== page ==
Jerry Crasnick of ESPN reports that the Kansas City Royals have denied the Atlanta Braves request to interview Dayton Moore.
The Braves front office is in turmoil, with general manager John Coppollela being dismissed amid a Major League Baseball investigation of scouting and free agent signing infractions in Latin America. Moore was immediately named — by fans and media, mostly — as someone the Braves may target given that he worked for the Braves for 12 years, rising out from a scouting job to assistant general manager. Moore has not commented at all on the Braves opening, saying publicly that he is committed oto the Royals.
Moore signed an contract extension with the Royals in February 2016, and any team interested in hiring him would have to get permission from the Royals before interviewing him. It would be unusual for a team to grant permission for an executive under contract to interview with another team if it was merely a lateral move. Crasnick, however, says that the Braves wanted to interview Moore for a job “running their baseball operation,” which suggests that it’d be a promotion, as the Braves have at least one guy — president of baseball operations John Hart — as well as senior advisors such as John Scheurholtz who have had veto power over the GM’s decisions. It’s common in baseball for teams to grant permission for moves up the ladder.
Of course, there could be some nuance to all of this, extending from baseball’s recent trend of giving loftier and loftier titles to the men atop the baseball operations pyramid. The Royals do not have anyone above Moore as the GM, so perhaps, titles aside, they view the Braves opening as a lateral move. Hard to say.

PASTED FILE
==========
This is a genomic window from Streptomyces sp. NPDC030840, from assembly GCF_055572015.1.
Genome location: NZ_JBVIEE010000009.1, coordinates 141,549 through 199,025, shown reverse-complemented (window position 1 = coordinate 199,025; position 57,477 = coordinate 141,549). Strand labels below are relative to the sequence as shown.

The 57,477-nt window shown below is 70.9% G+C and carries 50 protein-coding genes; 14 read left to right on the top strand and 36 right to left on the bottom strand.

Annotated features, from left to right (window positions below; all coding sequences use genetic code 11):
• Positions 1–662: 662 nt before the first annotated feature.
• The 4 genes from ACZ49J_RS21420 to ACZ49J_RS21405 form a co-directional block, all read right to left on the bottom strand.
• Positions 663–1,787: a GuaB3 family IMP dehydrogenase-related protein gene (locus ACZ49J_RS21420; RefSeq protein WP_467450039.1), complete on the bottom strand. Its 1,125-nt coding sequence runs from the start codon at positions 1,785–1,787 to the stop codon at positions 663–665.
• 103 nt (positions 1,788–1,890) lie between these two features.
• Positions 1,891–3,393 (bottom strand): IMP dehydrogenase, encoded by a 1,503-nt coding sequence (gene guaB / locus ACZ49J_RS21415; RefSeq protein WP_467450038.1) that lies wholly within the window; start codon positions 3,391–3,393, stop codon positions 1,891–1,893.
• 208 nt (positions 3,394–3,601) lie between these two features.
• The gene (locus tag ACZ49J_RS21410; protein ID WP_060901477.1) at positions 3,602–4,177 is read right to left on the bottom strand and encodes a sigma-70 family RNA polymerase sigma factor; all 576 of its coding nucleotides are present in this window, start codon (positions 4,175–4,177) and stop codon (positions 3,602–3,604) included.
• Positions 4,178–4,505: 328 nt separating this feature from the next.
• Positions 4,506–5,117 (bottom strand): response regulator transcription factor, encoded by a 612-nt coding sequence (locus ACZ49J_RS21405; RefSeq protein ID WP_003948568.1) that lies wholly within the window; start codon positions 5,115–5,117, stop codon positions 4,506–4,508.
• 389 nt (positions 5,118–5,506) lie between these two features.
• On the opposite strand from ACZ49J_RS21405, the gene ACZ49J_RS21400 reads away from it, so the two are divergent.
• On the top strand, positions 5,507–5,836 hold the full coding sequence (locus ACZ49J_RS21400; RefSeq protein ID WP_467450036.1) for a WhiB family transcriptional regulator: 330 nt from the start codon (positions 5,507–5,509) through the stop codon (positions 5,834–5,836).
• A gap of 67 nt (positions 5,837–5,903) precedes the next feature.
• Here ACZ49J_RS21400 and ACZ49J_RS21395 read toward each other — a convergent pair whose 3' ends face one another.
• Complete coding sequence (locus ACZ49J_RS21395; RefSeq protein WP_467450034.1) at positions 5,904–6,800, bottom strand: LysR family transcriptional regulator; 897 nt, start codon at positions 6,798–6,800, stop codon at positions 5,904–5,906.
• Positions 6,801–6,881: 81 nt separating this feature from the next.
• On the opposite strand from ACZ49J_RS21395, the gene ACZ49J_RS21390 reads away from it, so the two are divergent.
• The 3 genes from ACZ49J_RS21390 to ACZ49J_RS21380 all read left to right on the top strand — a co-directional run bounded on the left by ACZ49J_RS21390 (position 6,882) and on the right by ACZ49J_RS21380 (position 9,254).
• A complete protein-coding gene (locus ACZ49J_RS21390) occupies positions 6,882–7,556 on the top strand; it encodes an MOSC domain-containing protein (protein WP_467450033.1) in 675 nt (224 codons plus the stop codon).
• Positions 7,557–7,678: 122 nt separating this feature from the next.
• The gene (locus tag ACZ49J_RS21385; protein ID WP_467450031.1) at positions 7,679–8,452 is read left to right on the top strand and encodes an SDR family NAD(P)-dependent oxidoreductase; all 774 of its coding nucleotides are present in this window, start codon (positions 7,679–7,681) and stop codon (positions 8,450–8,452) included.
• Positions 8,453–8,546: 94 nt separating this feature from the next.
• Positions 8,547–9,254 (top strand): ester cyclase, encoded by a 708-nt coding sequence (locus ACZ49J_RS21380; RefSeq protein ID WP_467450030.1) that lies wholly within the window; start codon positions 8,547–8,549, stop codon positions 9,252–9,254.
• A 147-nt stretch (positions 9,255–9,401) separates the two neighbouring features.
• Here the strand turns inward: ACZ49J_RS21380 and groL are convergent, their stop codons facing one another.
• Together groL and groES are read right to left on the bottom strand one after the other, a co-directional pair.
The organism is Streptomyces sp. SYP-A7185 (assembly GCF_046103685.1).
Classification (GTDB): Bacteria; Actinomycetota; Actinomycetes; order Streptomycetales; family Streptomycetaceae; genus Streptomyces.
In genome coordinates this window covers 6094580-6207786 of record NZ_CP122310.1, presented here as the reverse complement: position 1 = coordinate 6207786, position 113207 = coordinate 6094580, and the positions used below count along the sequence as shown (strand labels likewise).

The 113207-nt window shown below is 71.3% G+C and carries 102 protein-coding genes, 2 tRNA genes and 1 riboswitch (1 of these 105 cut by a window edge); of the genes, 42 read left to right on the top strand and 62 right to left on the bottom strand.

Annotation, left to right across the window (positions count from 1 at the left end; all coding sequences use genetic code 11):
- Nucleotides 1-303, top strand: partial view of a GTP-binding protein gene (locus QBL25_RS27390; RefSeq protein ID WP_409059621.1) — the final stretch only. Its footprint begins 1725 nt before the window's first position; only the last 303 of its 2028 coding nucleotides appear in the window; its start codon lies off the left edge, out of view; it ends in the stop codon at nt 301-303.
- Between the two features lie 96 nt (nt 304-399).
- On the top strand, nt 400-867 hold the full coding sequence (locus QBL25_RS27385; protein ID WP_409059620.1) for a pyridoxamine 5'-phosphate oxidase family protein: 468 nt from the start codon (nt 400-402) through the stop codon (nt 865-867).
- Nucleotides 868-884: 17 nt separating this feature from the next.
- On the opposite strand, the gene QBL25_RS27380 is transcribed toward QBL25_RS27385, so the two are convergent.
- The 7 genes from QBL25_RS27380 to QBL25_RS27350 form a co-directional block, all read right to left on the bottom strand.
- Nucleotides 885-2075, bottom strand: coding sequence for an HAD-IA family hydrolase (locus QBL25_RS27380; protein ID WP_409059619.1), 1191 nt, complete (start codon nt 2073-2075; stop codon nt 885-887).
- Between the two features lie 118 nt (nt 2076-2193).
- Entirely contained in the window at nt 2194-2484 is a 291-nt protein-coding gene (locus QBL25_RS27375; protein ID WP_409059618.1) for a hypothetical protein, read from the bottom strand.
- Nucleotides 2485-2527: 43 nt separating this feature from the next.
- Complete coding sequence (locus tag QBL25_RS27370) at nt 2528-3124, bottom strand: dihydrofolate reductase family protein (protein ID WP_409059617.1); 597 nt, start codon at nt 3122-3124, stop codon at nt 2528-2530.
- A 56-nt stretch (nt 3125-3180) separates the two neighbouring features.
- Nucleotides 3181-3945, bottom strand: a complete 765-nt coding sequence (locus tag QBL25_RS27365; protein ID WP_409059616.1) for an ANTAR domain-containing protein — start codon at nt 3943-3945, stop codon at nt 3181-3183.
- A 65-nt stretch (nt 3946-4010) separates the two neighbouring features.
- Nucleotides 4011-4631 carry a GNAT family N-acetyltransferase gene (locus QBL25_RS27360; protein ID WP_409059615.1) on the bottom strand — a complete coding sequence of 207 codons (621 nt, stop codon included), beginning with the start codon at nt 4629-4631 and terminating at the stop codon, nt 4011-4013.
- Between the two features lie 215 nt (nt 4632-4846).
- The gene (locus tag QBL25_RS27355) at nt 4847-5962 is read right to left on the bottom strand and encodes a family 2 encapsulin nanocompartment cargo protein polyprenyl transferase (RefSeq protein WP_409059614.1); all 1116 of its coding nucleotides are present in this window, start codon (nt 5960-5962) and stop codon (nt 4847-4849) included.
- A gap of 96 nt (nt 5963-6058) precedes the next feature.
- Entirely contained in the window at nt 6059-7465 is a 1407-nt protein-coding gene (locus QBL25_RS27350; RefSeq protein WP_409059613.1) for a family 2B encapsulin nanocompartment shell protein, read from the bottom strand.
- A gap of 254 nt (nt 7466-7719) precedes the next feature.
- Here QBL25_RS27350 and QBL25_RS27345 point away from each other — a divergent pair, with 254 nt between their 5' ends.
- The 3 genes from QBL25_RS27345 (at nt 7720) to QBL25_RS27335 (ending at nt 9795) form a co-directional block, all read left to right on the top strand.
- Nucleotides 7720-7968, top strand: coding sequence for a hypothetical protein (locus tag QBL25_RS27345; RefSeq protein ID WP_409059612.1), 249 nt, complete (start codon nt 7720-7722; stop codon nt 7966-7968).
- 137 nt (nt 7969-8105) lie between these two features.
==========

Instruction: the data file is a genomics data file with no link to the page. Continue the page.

Either way: looks like Moore isn’t going anyplace.
The Rays were busy over the weekend, trading starter Jake Odorizzi to the Twins, designating All-Star outfielder Corey Dickerson for assignment, and then picking up C.J. Cron in a deal with the Angels. The Rays saved about $4 million — Odorizzi’s $6.3 million less Cron’s $2.3 million salary — and picked up a prospect. They’re still on the hook for Dickerson’s $5.95 million salary until they can find a trade partner, which seems likely.
Those are some head-scratching moves if you’re a Rays fan or a member of the Rays. Dickerson hit .282/.325/.490 with 27 home runs, 62 RBI, and 84 runs scored in 629 plate appearances last season, part of which resulted in his first trip to the All-Star Game. Designating him for assignment is strictly a financial move, assuming he can be traded. The Rays are currently operating with a payroll below $70 million. This comes just a week and a half after Rays ownership proposed the public footing most of the bill for the club’s new stadium. And the Rays had traded third baseman Evan Longoria — then the face of the franchise — to the Giants earlier this offseason.
Longoria expressed sympathy for Rays fans for having to put up with this. Via Andrew Baggarly, Longoria said of the curious Dickerson move, “I just kind of feel sorry for the Rays fan base. … I’m not going to take too many shots but it’s pretty obvious that guy is a valuable player and didn’t deserve to be DFAd. Corey was our best player last year.”
Longoria isn’t quite on the money there. By WAR, Dickerson ranked fifth among position players on the team, according to Baseball Reference. FanGraphs is also in agreement. Still, it’s indisputable that Dickerson, who turns 29 years old this May, more than pulled his weight. The Rays do not have a surfeit of starting outfielders, so it wasn’t like they were making room for other capable players. Mallex Smith, who put up a .684 OPS in 282 PA last year, is slated to start in left field at the moment. Designating Dickerson for assignment, as well as trading Longoria and Odorizzi, were simply cost-cutting decisions.
The Rays’ M.O. has been part of the problem leading to the current stagnant free agent market (sans Eric Hosmer‘s eight-year deal on Saturday). Teams like the Rays, Phillies, Reds, and Tigers have been explicitly putting out non-competitive teams in order to facilitate a rebuilding process. Longoria is right to express sympathy for Rays fans, who see their favorite team worsening a roster that went 80-82 last year. The Rays haven’t finished at .500 or above since 2013 and doesn’t figure to halt the streak this year.